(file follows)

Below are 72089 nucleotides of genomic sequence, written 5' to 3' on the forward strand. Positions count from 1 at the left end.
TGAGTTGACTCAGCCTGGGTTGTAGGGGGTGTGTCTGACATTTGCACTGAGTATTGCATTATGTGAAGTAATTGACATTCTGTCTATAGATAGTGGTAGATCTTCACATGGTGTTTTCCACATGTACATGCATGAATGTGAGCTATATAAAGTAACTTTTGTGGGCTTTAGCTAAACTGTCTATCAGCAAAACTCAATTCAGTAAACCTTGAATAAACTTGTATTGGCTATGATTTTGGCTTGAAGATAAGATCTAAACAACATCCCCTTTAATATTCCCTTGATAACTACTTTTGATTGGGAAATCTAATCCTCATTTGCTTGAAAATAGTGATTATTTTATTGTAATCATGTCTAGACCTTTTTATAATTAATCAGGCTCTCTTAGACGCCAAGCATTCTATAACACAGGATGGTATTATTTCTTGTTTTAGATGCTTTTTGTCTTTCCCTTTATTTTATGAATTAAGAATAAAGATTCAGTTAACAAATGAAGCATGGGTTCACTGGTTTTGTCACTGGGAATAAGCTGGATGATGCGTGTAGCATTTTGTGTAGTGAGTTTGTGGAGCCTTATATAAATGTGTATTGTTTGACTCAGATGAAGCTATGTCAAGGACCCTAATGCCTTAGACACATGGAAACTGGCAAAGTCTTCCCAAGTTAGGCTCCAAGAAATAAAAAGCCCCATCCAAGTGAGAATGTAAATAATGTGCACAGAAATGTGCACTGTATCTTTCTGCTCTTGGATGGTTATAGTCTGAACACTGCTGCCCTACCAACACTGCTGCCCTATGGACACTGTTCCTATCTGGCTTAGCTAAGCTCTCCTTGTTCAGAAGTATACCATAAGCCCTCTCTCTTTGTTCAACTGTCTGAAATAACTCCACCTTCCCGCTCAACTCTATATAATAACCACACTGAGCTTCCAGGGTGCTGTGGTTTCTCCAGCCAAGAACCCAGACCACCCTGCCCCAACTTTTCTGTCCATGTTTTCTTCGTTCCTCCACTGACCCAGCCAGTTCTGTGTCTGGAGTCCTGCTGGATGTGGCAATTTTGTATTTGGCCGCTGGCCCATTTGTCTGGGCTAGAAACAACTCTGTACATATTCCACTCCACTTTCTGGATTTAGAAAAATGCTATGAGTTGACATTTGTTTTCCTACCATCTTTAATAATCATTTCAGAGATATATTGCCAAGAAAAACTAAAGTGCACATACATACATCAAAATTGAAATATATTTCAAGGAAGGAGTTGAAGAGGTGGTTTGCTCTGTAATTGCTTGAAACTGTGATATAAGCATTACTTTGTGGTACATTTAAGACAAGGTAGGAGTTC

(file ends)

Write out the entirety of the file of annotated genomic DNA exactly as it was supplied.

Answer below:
Below are 72089 nucleotides of genomic sequence, written 5' to 3' on the forward strand. Positions count from 1 at the left end.
TGAGTTGACTCAGCCTGGGTTGTAGGGGGTGTGTCTGACATTTGCACTGAGTATTGCATTATGTGAAGTAATTGACATTCTGTCTATAGATAGTGGTAGATCTTCACATGGTGTTTTCCACATGTACATGCATGAATGTGAGCTATATAAAGTAACTTTTGTGGGCTTTAGCTAAACTGTCTATCAGCAAAACTCAATTCAGTAAACCTTGAATAAACTTGTATTGGCTATGATTTTGGCTTGAAGATAAGATCTAAACAACATCCCCTTTAATATTCCCTTGATAACTACTTTTGATTGGGAAATCTAATCCTCATTTGCTTGAAAATAGTGATTATTTTATTGTAATCATGTCTAGACCTTTTTATAATTAATCAGGCTCTCTTAGACGCCAAGCATTCTATAACACAGGATGGTATTATTTCTTGTTTTAGATGCTTTTTGTCTTTCCCTTTATTTTATGAATTAAGAATAAAGATTCAGTTAACAAATGAAGCATGGGTTCACTGGTTTTGTCACTGGGAATAAGCTGGATGATGCGTGTAGCATTTTGTGTAGTGAGTTTGTGGAGCCTTATATAAATGTGTATTGTTTGACTCAGATGAAGCTATGTCAAGGACCCTAATGCCTTAGACACATGGAAACTGGCAAAGTCTTCCCAAGTTAGGCTCCAAGAAATAAAAAGCCCCATCCAAGTGAGAATGTAAATAATGTGCACAGAAATGTGCACTGTATCTTTCTGCTCTTGGATGGTTATAGTCTGAACACTGCTGCCCTACCAACACTGCTGCCCTATGGACACTGTTCCTATCTGGCTTAGCTAAGCTCTCCTTGTTCAGAAGTATACCATAAGCCCTCTCTCTTTGTTCAACTGTCTGAAATAACTCCACCTTCCCGCTCAACTCTATATAATAACCACACTGAGCTTCCAGGGTGCTGTGGTTTCTCCAGCCAAGAACCCAGACCACCCTGCCCCAACTTTTCTGTCCATGTTTTCTTCGTTCCTCCACTGACCCAGCCAGTTCTGTGTCTGGAGTCCTGCTGGATGTGGCAATTTTGTATTTGGCCGCTGGCCCATTTGTCTGGGCTAGAAACAACTCTGTACATATTCCACTCCACTTTCTGGATTTAGAAAAATGCTATGAGTTGACATTTGTTTTCCTACCATCTTTAATAATCATTTCAGAGATATATTGCCAAGAAAAACTAAAGTGCACATACATACATCAAAATTGAAATATATTTCAAGGAAGGAGTTGAAGAGGTGGTTTGCTCTGTAATTGCTTGAAACTGTGATATAAGCATTACTTTGTGGTACATTTAAGACAAGGTAGGAGTTC